Even the most rules-illiterate golfer knows about the ban on the anchored putting stroke that goes into effect Jan. 1, 2016. That’s what happens when officials with the USGA and R&A (wisely) embark on a 2½-year publicity blitz to make sure no one can accuse them of trying to slip by one of the more controversial rules revisions in recent memory.
As it turns out, however, that's not the only notable change that golfers will see when the newest edition of the Rules of Golf becomes dogma for the next four years starting New Year’s Day. On Monday, the USGA and R&A jointly announced three other “significant” changes for the pending quadrennial, each the result of months (if not years) of healthy dialogue between the two governing bodies.
Long story short: the two groups aren’t always the cold-blooded, unbending sticks-in-the-mud we like to make them out to be on the rules. While taking something away from average golfers with the anchoring ban, the other three changes show those in charge are willing to be a tad bit less stodgy with how they view some of the rules.
Here is the layman’s interpretation of each change.
Withdrawl of Rule on Ball Moving After Address (Rule 18-2b)
Golfers will now be considered innocent until proven guilty—novel concept for sure—when it comes to being penalized for their ball moving after address. Rather than automatically being deemed to have caused the ball to move—and thus subject to a one-stroke penalty—starting in January only when the facts show that the player actually caused the ball to move (or more likely than not caused the ball to move) will he or she be subject to the penalty. This adds some subjectivity to the situation, but also allows some much-appreciated leniency.
Limited Exception to Disqualification Penalty for Submission of Incorrect Score Card (Rule 6-6d)
Thomas Pagel, senior director of rules and amateur status with the USGA, says this is not the “Tiger Woods Rule” as born out when Woods was allowed to play on at the 2013 Masters despite failing to access a two-stroke penalty after an improper drop during his second round and not be DQ’d for signing for a score that was too low. The way the change in the rule is written, however, it will allow players (like Woods) who are unaware before they sign their cards that the card is incorrect because the score doesn’t include penalty strokes the players did not know happened not to be kicked out of an event. Instead they will be allowed to continue to compete after adding the penalty strokes to their score (any strokes for the unknown penalties plus two more strokes for signing the incorrect score card).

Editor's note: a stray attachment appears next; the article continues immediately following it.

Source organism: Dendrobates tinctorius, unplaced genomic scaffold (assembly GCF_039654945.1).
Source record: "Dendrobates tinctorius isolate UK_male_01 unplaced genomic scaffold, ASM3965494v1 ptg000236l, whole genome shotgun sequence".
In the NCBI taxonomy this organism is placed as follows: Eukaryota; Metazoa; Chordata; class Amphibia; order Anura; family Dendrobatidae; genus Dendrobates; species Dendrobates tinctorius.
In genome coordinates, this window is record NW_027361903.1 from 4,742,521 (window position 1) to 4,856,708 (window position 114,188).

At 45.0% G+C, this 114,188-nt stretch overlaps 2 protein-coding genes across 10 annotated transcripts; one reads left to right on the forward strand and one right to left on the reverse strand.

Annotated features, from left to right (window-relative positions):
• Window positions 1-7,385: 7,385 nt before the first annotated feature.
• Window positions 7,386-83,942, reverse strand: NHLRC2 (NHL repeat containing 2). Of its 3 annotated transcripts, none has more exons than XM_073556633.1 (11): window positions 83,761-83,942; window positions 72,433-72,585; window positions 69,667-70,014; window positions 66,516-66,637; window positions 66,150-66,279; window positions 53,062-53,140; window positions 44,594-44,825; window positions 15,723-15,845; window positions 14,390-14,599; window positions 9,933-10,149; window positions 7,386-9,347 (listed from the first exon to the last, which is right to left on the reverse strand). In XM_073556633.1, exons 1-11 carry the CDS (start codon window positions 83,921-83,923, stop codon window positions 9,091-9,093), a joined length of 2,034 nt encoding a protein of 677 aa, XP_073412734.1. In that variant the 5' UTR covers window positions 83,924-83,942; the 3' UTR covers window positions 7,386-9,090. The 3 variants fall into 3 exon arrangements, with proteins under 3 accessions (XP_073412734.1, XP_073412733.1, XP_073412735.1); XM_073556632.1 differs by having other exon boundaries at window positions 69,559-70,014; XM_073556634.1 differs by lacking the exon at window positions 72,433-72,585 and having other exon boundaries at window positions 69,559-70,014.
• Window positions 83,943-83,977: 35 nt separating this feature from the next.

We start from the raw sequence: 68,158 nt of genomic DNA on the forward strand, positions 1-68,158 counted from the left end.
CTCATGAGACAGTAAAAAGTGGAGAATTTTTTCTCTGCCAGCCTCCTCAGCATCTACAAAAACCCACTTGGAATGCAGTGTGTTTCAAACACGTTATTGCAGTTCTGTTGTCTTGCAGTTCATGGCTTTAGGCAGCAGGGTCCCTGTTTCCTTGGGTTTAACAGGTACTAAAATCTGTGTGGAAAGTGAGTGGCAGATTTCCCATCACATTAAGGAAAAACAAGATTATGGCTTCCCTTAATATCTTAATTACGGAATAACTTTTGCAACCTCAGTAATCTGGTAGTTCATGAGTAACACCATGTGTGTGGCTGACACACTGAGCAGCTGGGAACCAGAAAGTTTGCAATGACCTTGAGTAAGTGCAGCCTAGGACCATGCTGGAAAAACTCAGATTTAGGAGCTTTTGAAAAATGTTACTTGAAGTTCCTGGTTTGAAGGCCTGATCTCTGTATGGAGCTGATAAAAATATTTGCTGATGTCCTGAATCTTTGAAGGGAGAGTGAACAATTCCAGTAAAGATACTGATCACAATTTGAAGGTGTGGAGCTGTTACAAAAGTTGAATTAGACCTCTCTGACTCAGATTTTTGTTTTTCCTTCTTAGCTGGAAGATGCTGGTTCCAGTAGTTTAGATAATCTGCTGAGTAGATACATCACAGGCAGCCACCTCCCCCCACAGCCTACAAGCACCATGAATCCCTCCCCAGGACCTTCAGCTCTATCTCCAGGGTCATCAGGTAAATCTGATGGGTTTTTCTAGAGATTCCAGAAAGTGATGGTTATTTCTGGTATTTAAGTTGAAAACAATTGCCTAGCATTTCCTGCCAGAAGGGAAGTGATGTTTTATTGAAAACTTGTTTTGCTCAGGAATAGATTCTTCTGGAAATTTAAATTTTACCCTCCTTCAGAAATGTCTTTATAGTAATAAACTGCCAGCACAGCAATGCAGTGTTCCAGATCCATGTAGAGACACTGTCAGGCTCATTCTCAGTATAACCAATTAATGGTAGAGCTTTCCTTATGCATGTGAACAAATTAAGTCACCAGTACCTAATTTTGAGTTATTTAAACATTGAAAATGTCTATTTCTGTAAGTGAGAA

In all other cases in which a player returns a score for any hole lower than actually taken, the penalty remains immediate disqualification. "This is not going to cover simple math errors," says Pagel, who noted the discussion on this point has gone for years. "If you had a 5 and wrote down a 4, you will still be disqualified. This is only if you forgot to include a one- or two-stroke penalty that you did not know occurred. Whether it was ignorance of the rules or applying one stroke rather than two."
There are obvious ramifications for pros playing in tour events, but the rule will impact recreational golfers as well. Consider at a member-guest at your club you hand in a score card after your opening round but when talking about that crazy incident on the 12th hole with your buddies over a post-round beer you realize you actually breached a rule that you didn't access yourself a penalty for. Before you would have been DQ'd from the event, but now you can add the appropriate penalty and play on.
Modification of Penalty for Single Impermissible use of Artificial Devices or Equipment (Rule 14-3)
Again, here’s an instance where players had previously been penalized regardless of intent and are now going to be treated more leniently. If you had a device, such as a range finder, that has prohibited features under the rules, such as a wind gauge or slope monitor, it was presumed you were using those features and you were disqualified from a competition for using the device. The change to this rule allows for loss of hole in match play and a two-stroke penalty for a first offense in using the non-conforming device. Subsequent breaches of Rule 14-3, though, would result in DQ.
A beneficiary of this rule would have been D.A. Points, who at the 2014 AT&T Pebble Beach National Pro-Am was disqualified for using a foam ball under his arm while taking a practice swing during a wait in his round. Did the punishment really fit the crime? The USGA and R&A weren't quite so sure, and thus will cut golfers some slack.
Who says the blue blazers don't have a heart?